Peeing On The Run
Jerry Armstrong wrote a great piece on this right here at TAUR so I’m going to send you there for this one. HERE is a link. Bottom Line: You really don’t make up, or save, any time by peeing on the run. In most cases, you’re just wasting time.
Documentary Film & Photo
Many of us run with small point and shoot cameras and within the last year or two, we’ve seen more and more handheld or chest mounted video cameras out there. I’m guilty as charged. This guilty charge comes with experience in knowing how much energy and time is wasted to snap photos during the race. How much time is wasted to slow down and snap a non-shaky video on the course. The time lost to interview oneself on camera. It doesn’t stop there. We bring our photos and video home and rob our families of even more of our time (the time you promised them once the race was over) to edit the photos and videos into a 6 minute music video.
I’ll Wait For You Buddy
It’s evident that while out on the course we run into someone we know, or we’ve made that new friend we’ve mentioned above. As we enter an aid station, we yell out, “I’ll wait for you bud!” or “I’ll walk out of here and let you catch up.” Yes, community is an important aspect of ultra-running; but what if by trying to be communal, you waste a bunch of time when you could be doing your thing and getting on your way? When you walk out of the aid station, you’re wasting time if you can run. When you wait for “bud,” you’re wasting time. If bud catches up to you and isn’t ready to run or you suddenly find yourselves running different paces…you’re wasting time.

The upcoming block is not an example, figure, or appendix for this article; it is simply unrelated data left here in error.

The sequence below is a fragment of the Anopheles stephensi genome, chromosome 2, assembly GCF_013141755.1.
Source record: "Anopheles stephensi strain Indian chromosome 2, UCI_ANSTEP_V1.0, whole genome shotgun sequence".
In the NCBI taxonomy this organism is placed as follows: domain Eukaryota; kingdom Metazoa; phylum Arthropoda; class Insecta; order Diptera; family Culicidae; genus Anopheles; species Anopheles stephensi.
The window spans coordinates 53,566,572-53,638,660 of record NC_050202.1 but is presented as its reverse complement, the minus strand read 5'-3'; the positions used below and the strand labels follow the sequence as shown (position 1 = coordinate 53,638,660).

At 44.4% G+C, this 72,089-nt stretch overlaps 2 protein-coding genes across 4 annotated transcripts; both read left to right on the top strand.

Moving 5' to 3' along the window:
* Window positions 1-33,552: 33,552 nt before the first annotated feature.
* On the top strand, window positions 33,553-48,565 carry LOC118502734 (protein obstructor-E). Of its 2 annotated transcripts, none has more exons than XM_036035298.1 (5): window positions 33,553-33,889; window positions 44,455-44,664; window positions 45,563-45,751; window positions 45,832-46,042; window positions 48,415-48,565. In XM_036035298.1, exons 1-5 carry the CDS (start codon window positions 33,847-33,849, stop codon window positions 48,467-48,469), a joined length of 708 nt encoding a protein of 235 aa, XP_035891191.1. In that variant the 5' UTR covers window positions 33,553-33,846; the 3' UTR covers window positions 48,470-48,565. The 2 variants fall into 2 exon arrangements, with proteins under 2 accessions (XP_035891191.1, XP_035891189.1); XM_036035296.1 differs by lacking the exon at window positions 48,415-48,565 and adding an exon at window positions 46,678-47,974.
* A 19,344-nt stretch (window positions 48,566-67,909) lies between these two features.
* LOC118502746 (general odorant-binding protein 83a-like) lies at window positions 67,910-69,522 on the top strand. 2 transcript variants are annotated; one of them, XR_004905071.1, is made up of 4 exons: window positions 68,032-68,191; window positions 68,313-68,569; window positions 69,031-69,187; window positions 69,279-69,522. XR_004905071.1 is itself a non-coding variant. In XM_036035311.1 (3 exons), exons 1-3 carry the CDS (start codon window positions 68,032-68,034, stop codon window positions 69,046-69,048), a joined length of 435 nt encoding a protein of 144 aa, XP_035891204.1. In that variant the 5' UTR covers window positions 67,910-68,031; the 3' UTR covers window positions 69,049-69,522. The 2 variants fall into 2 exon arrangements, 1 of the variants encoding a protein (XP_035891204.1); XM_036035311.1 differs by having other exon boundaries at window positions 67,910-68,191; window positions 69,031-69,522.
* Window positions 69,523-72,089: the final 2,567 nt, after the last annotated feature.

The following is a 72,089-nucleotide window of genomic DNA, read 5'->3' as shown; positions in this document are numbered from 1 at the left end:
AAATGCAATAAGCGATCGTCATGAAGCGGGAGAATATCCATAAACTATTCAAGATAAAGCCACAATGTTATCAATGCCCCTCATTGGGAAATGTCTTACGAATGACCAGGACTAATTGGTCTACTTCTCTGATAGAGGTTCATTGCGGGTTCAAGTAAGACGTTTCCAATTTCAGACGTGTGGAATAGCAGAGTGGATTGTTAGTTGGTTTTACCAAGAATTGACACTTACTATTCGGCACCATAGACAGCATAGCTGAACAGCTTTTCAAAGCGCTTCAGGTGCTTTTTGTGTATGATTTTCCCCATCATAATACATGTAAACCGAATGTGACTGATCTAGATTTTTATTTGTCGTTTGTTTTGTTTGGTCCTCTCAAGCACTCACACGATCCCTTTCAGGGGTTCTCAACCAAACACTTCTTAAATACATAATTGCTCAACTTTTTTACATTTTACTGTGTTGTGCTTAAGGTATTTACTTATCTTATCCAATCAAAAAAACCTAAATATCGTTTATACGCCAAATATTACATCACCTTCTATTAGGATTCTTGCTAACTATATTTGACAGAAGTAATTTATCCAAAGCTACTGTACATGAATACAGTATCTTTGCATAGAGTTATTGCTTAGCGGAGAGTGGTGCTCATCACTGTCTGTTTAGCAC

This is a given. Every minute you spend curled up on the side of the trail in the fetal position…you’re wasting time. Instead of taking a nap, do some training runs at night to try and figure out what works in keeping you awake. Is it caffeine? Is it 5-Hour Energy? A nap is a waste of time. However, I’ll fully admit that taking that 5 minute cat nap can re-energize your batteries enough to allow you to pick up the pace. So then, is it a waste of time? I guess this one is in the eye of the beholder but it’s worth a thought or two. And ask yourself the question.. “will 15 minutes really give me more than what 5 minutes can?”
Don’t Get Wet!
Look, a majority of ultra’s have stream crossings or opportunities to get your feet wet. I’ve seen countless runners (including myself) waste more than our share of time trying to tip toe around a muddy section or saturated field. I’ve seen runners sit on the side of stream crossings and take their shoes and socks off before crossing…then taking time to put them back on on the other side. This is not only a waste of energy but a waste of time. We spend many minutes trying to avoid getting our feet wet when the fact of the matter is, that before the race is done, they’re getting wet anyway. Yeah, “our heels are our wheels,” and we’ll go to great lengths to protect our feet from blisters, skin fold pain or other debilitating injuries due to dampness. We as runners must try to understand the time we waste in keep our feet dry when getting them wet is inevitable. Get a move on!
Perhaps you agree with only some of this. Perhaps you agree with none-of-it. My goal here is to just get everyone to think about all the ways they add precious minutes to their finishing times in an ultra. How do you waste time? Where can you shave minutes off of your time by being more efficient? Think about it…before it all adds up to An Ultra Waste of Time.